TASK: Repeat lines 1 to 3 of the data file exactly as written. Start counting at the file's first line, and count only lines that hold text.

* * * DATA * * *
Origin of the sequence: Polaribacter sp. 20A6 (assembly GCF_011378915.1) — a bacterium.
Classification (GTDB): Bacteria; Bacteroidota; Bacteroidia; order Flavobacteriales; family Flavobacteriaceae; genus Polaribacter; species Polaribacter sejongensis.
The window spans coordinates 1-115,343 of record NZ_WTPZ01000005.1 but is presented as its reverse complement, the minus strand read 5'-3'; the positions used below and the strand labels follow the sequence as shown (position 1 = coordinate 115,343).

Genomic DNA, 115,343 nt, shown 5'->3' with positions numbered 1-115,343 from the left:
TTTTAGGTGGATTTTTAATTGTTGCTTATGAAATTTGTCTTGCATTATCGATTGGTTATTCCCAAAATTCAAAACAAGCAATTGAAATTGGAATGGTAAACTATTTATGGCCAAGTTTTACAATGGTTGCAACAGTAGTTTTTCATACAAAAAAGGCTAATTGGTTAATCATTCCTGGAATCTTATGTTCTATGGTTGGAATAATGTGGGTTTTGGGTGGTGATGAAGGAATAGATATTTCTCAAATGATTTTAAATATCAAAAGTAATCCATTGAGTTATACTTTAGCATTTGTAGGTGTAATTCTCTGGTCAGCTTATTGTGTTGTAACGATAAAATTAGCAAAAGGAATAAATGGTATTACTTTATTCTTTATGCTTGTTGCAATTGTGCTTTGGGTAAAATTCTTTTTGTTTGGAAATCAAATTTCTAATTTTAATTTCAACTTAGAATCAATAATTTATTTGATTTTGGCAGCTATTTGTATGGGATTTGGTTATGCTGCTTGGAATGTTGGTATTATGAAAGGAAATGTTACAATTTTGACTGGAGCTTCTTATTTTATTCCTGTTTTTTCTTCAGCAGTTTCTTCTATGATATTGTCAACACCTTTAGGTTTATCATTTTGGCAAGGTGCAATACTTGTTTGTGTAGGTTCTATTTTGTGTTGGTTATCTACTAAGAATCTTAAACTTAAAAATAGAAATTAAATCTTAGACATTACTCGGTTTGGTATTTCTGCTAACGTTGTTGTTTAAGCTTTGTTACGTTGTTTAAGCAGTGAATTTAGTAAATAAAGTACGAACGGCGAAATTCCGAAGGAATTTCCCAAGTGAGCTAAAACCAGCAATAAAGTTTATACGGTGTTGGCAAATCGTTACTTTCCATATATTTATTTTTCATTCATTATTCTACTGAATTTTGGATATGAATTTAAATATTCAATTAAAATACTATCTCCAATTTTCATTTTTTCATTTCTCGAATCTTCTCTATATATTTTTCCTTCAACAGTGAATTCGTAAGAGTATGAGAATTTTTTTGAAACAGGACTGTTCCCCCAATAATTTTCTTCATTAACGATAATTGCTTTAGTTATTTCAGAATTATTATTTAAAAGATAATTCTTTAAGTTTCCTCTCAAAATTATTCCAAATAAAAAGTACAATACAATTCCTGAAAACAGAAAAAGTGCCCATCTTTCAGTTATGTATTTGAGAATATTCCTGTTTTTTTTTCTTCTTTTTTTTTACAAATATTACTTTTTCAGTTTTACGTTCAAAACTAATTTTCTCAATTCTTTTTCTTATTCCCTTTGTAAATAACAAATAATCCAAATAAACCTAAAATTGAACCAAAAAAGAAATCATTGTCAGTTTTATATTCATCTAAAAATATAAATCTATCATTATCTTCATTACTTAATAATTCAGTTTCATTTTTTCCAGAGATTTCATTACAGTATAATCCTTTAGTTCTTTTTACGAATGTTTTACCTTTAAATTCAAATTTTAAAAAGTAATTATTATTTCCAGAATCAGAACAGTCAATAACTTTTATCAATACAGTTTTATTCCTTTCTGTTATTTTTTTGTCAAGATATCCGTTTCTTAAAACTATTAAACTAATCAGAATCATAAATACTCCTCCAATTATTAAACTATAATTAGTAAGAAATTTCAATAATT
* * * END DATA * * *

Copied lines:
Origin of the sequence: Polaribacter sp. 20A6 (assembly GCF_011378915.1) — a bacterium.
Classification (GTDB): Bacteria; Bacteroidota; Bacteroidia; order Flavobacteriales; family Flavobacteriaceae; genus Polaribacter; species Polaribacter sejongensis.
The window spans coordinates 1-115,343 of record NZ_WTPZ01000005.1 but is presented as its reverse complement, the minus strand read 5'-3'; the positions used below and the strand labels follow the sequence as shown (position 1 = coordinate 115,343).